You Should Know… Yisroel Juskowitz

Photo by David Stuck
Photo by David Stuck

If anyone deserves the title of hyphenate, it’s Yisroel Juskowitz. The 38-year-old Baltimore native is an author, painter, life coach and musician, having released two Hebrew-language albums, The Narrow Bridge and Fixing the World. On top of that, he works as a physical therapist for special needs children in Rockville, where he lives with his wife. While he’s currently working on a second book, Juskowitz talked to WJW about how he balances his time, his musical style and what inspired him to write his first book.

Your day job is a physical therapist with special needs children. How do you balance your time to pursue your other talents?

You make time for the things you’re passionate about. I find that I make time at night. And mornings like today where I start work on the later side. Right before you called I was working on a painting. It’s a studio in my basement. During my lunch break I’ll make phone calls about upcoming shows and different things. It’s definitely challenging especially now, since I have a little baby. I do shows on weekends so it doesn’t conflict with my work. I love it.

Professionally, what do you consider yourself, first and foremost?

When I’m doing it, I try to be in that zone. While I’m painting, I’m a painter. When I’m working on a new CD, I feel like that’s my strongest. The same goes for writing a book. I really try to get in a zone. In terms of my start, I was drawing since I was a little kid. The music is the most recent. I started writing songs when I got more involved in Judaism. Once melodies came to me, I felt like I had to pick up the guitar and play along.

Describe your musical style for those who don’t know your music?

People say it’s similar to Simon & Garfunkel, but it’s in Hebrew. It’s a Jewish folk style. It’s also very similar to the style of the late Shlomo Carlebach. The melodies have a lot of soul. It’s fast and slow. A cool thing about working the albums was that I used to put together concerts for a group in New York called Soulfarm. Part of that group is a guitarist who won a Grammy, C Lanzbom. I knew him before I started working on my own melodies. He charged me, obviously, but he gave me a good deal. He played on almost every song on both albums. It was a privilege to work with him. He’s phenomenal on guitar.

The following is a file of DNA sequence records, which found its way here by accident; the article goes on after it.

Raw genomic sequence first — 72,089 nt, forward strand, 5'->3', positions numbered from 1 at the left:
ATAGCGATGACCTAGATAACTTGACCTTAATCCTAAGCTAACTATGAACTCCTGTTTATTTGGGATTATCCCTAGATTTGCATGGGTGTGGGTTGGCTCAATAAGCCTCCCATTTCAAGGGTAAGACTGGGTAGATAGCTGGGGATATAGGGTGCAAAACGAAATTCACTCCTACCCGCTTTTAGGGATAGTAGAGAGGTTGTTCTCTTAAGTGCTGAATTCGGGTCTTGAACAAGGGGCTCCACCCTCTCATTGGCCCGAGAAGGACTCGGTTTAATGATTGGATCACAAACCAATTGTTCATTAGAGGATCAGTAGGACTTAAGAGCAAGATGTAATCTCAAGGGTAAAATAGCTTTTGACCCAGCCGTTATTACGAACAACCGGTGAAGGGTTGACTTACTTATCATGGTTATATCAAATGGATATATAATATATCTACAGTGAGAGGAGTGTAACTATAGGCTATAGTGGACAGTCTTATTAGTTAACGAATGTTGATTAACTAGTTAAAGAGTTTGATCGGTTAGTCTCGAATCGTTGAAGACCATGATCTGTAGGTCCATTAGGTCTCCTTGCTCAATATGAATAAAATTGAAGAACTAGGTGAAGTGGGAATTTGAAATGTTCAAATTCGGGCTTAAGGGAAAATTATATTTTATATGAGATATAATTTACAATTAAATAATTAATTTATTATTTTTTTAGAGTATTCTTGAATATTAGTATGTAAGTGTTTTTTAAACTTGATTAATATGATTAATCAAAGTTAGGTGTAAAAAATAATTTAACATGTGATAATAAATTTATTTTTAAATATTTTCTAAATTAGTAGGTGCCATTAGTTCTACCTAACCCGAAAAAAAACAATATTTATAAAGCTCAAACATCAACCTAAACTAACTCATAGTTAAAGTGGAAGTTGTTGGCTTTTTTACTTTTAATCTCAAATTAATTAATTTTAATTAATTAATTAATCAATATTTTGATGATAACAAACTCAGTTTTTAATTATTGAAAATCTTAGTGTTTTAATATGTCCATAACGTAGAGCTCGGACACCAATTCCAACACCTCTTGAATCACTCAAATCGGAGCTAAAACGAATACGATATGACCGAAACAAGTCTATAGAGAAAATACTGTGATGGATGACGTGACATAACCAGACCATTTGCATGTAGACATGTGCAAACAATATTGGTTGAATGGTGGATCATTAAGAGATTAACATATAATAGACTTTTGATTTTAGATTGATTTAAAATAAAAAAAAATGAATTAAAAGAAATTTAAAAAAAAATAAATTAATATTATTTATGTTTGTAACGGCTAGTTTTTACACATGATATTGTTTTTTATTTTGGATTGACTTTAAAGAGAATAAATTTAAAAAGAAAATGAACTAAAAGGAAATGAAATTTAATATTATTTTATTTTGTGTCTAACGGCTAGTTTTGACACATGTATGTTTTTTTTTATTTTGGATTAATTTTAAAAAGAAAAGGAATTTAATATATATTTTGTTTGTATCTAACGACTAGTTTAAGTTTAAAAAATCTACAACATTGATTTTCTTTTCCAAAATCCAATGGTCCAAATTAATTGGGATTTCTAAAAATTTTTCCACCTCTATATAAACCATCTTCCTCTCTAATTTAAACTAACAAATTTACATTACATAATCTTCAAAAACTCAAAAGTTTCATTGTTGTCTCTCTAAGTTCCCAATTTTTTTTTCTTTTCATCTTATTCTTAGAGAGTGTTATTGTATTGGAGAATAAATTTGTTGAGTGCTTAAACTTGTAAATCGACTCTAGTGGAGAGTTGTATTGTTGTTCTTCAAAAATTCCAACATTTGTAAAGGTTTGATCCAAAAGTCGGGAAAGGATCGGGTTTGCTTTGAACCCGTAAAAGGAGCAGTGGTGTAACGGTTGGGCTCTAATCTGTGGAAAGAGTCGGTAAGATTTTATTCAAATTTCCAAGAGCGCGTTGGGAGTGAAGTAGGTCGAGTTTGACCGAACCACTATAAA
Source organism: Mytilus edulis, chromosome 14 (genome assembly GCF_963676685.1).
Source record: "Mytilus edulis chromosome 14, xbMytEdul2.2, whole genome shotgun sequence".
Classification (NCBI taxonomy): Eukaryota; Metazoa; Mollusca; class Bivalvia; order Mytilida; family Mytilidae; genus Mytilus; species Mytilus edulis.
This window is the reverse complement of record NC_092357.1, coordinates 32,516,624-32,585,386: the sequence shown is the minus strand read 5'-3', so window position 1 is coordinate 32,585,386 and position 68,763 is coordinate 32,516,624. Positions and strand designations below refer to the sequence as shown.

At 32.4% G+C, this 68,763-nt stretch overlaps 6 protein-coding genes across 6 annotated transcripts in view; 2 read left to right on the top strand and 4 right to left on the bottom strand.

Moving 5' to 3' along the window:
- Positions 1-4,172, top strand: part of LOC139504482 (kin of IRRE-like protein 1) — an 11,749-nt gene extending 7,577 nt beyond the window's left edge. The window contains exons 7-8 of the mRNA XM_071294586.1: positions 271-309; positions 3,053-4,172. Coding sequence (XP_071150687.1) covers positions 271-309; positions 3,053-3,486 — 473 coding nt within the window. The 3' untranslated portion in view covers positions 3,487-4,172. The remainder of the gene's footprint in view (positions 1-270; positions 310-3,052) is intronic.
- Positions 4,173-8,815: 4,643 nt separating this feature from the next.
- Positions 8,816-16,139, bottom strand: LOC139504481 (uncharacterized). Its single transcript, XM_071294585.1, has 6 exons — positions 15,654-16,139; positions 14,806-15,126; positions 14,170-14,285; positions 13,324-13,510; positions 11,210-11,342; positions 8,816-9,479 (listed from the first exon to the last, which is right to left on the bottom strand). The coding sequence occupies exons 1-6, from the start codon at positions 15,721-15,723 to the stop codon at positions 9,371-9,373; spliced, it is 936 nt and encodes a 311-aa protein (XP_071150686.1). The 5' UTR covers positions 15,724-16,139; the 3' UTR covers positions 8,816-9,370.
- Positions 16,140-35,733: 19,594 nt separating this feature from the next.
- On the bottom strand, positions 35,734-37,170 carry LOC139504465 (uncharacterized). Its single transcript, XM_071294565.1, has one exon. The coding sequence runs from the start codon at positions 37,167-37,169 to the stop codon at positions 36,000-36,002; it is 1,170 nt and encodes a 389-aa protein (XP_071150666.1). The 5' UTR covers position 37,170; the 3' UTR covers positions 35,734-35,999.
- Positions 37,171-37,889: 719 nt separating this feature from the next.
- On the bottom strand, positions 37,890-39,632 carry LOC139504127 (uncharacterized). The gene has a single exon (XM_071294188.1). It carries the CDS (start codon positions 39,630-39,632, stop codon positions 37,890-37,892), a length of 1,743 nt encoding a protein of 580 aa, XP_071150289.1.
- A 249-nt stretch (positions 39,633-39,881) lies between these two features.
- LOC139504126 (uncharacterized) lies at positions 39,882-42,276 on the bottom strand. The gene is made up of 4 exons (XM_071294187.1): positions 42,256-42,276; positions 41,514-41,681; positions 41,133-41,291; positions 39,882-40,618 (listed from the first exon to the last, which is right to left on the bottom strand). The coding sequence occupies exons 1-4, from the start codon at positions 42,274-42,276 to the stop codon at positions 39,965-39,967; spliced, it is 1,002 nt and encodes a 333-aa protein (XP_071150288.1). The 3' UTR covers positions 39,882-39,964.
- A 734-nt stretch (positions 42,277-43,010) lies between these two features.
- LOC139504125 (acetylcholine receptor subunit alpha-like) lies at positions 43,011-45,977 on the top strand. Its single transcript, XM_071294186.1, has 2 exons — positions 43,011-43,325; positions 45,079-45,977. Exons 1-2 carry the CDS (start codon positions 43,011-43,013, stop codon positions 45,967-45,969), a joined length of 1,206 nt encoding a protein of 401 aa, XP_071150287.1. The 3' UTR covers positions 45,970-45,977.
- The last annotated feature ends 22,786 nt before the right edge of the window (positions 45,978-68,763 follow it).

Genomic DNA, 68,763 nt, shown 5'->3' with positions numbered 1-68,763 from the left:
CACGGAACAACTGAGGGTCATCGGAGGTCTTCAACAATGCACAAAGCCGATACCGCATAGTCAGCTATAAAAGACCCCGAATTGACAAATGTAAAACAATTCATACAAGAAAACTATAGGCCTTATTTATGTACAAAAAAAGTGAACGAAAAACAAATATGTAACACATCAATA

What’s the premise of your book, The Hidden Path, and what inspired you to write it?

Part of it was my own journey. I had a lot of struggles growing up Jewishly. There were times when I felt connected, times when I felt different. Some of it is my own thoughts, ways that reconnected me to Judaism. Ways to find more happiness and meanings in things. And some of it is just ideas I heard from great teachers and rabbis. It’s a pretty eclectic book. There’s been a wide range of people who’ve bought it. The feedback has been wonderful. It was a wonderful outpouring of my soul to get everything into writing.

As an artist, what medium do your work in?

I do a lot in pastels. The painting on my website was done in pastels. Lately I’ve been switching to oil. I’ve dabbled in calligraphy, but never really got into acrylic or watercolor.

If you ever have free time, what do you do with it?

A lot of regular, fun stuff. I have a little baby who’s now a year old, so I love going for walks and spending time with him. And I have a shih tzu named Cheesecake.

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